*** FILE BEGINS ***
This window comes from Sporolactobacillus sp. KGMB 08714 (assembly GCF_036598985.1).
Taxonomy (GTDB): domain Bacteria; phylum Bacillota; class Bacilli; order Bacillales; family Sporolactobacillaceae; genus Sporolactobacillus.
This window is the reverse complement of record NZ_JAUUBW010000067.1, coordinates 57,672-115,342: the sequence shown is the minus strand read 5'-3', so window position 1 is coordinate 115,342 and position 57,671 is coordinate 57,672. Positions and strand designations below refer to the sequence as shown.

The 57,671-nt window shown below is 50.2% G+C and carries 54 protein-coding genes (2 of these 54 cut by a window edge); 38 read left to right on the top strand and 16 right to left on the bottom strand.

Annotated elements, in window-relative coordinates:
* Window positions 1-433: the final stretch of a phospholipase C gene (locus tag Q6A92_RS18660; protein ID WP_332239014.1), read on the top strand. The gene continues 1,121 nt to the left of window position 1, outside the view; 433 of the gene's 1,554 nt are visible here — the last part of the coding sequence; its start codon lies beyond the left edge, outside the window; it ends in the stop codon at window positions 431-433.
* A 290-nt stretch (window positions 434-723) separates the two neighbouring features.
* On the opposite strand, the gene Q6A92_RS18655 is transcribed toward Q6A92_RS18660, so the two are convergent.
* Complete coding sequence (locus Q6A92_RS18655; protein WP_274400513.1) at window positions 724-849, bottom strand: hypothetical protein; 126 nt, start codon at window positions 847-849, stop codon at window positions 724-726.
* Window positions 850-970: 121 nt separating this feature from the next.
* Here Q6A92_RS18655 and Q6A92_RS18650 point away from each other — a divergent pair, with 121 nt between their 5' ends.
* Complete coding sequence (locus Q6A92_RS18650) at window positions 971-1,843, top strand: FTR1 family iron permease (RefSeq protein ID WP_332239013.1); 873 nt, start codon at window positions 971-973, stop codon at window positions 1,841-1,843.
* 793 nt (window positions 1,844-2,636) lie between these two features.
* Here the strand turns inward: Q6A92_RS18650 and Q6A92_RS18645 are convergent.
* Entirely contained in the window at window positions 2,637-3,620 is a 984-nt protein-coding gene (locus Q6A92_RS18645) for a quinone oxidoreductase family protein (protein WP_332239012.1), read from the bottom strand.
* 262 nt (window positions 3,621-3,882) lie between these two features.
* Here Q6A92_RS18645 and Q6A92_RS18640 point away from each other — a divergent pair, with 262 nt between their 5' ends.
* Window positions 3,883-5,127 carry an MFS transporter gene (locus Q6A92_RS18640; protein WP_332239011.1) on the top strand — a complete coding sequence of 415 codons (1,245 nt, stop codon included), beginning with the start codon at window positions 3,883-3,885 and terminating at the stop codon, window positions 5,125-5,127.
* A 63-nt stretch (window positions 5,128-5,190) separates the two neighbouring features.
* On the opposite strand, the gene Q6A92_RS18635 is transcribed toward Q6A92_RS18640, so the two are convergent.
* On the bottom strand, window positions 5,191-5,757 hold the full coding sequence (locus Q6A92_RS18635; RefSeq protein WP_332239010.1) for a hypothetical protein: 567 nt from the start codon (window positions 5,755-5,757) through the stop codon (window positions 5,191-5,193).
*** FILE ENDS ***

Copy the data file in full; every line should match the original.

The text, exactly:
This window comes from Sporolactobacillus sp. KGMB 08714 (assembly GCF_036598985.1).
Taxonomy (GTDB): domain Bacteria; phylum Bacillota; class Bacilli; order Bacillales; family Sporolactobacillaceae; genus Sporolactobacillus.
This window is the reverse complement of record NZ_JAUUBW010000067.1, coordinates 57,672-115,342: the sequence shown is the minus strand read 5'-3', so window position 1 is coordinate 115,342 and position 57,671 is coordinate 57,672. Positions and strand designations below refer to the sequence as shown.

The 57,671-nt window shown below is 50.2% G+C and carries 54 protein-coding genes (2 of these 54 cut by a window edge); 38 read left to right on the top strand and 16 right to left on the bottom strand.

Annotated elements, in window-relative coordinates:
* Window positions 1-433: the final stretch of a phospholipase C gene (locus tag Q6A92_RS18660; protein ID WP_332239014.1), read on the top strand. The gene continues 1,121 nt to the left of window position 1, outside the view; 433 of the gene's 1,554 nt are visible here — the last part of the coding sequence; its start codon lies beyond the left edge, outside the window; it ends in the stop codon at window positions 431-433.
* A 290-nt stretch (window positions 434-723) separates the two neighbouring features.
* On the opposite strand, the gene Q6A92_RS18655 is transcribed toward Q6A92_RS18660, so the two are convergent.
* Complete coding sequence (locus Q6A92_RS18655; protein WP_274400513.1) at window positions 724-849, bottom strand: hypothetical protein; 126 nt, start codon at window positions 847-849, stop codon at window positions 724-726.
* Window positions 850-970: 121 nt separating this feature from the next.
* Here Q6A92_RS18655 and Q6A92_RS18650 point away from each other — a divergent pair, with 121 nt between their 5' ends.
* Complete coding sequence (locus Q6A92_RS18650) at window positions 971-1,843, top strand: FTR1 family iron permease (RefSeq protein ID WP_332239013.1); 873 nt, start codon at window positions 971-973, stop codon at window positions 1,841-1,843.
* 793 nt (window positions 1,844-2,636) lie between these two features.
* Here the strand turns inward: Q6A92_RS18650 and Q6A92_RS18645 are convergent.
* Entirely contained in the window at window positions 2,637-3,620 is a 984-nt protein-coding gene (locus Q6A92_RS18645) for a quinone oxidoreductase family protein (protein WP_332239012.1), read from the bottom strand.
* 262 nt (window positions 3,621-3,882) lie between these two features.
* Here Q6A92_RS18645 and Q6A92_RS18640 point away from each other — a divergent pair, with 262 nt between their 5' ends.
* Window positions 3,883-5,127 carry an MFS transporter gene (locus Q6A92_RS18640; protein WP_332239011.1) on the top strand — a complete coding sequence of 415 codons (1,245 nt, stop codon included), beginning with the start codon at window positions 3,883-3,885 and terminating at the stop codon, window positions 5,125-5,127.
* A 63-nt stretch (window positions 5,128-5,190) separates the two neighbouring features.
* On the opposite strand, the gene Q6A92_RS18635 is transcribed toward Q6A92_RS18640, so the two are convergent.
* On the bottom strand, window positions 5,191-5,757 hold the full coding sequence (locus Q6A92_RS18635; RefSeq protein WP_332239010.1) for a hypothetical protein: 567 nt from the start codon (window positions 5,755-5,757) through the stop codon (window positions 5,191-5,193).